Wilson ends the post by saying that paying attention to sentence fragments and dangling participles is “patriotic”. I wonder why she didn’t mention sentence fragments and dangling participles in her scolding of the Russian trolls. Is it because sentence fragments and dangling participles are not part of grammar? It is.

Kryptonian is Superman’s second language

I never realized this before, but Superman is an L2 speaker of Kryptonian! And in SUPERGIRL #8 we learn that he is self-conscious about his accent around native speakers, such as his cousin Supergirl.

Screenshot_2018-02-10-20-53-37

Screenshot_2018-02-10-20-54-03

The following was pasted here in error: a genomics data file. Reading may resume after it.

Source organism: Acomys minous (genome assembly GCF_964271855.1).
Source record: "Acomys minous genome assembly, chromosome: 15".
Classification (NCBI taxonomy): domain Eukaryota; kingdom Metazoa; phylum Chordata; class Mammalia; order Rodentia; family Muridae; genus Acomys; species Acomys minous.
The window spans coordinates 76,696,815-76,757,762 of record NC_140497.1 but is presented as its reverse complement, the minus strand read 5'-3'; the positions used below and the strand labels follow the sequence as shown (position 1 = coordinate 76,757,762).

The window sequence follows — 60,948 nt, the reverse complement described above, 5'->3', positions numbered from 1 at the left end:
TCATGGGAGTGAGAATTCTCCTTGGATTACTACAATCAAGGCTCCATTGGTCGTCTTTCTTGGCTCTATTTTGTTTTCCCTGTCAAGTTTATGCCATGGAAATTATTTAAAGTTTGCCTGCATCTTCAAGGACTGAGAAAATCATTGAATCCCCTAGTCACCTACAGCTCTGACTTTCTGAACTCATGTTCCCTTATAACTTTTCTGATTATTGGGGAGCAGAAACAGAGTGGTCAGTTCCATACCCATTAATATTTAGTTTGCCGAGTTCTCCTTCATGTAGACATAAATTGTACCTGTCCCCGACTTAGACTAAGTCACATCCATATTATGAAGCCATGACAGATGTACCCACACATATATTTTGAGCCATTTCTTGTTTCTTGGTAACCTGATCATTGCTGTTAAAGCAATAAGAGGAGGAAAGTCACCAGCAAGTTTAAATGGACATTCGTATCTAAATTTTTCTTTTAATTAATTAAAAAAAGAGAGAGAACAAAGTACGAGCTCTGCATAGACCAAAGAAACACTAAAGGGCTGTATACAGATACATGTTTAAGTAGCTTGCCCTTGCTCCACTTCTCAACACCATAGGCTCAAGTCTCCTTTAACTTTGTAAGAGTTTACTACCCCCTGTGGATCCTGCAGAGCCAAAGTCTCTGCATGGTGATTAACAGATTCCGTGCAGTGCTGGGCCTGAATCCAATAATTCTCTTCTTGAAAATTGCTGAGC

Superman telling Supergirl that he’s shy about his dialect in Kryptonian. Source: SUPERGIRL Vol. 7 #8 by Steve Orlando (w), Matías Bergara (p & i), Michael Atiyeh (c), Steve Wands (l).

This doesn’t matter much in terms of story, but it’s representation on the page for L2 speakers. Dialect shaming still happens every day. Linguistic discrimination (of which dialect shaming is only just a part) is unfortunately still publicly acceptable in a way that other forms of discrimination, such as racism and sexism, are not. Of course, racism and sexism still happen in public, but open displays of these are largely shunned and in some cases illegal, unlike linguistic discrimination. For example, it is illegal to deny someone a job on the basis of race, gender, etc. It is not illegal to deny them a job based on their dialect.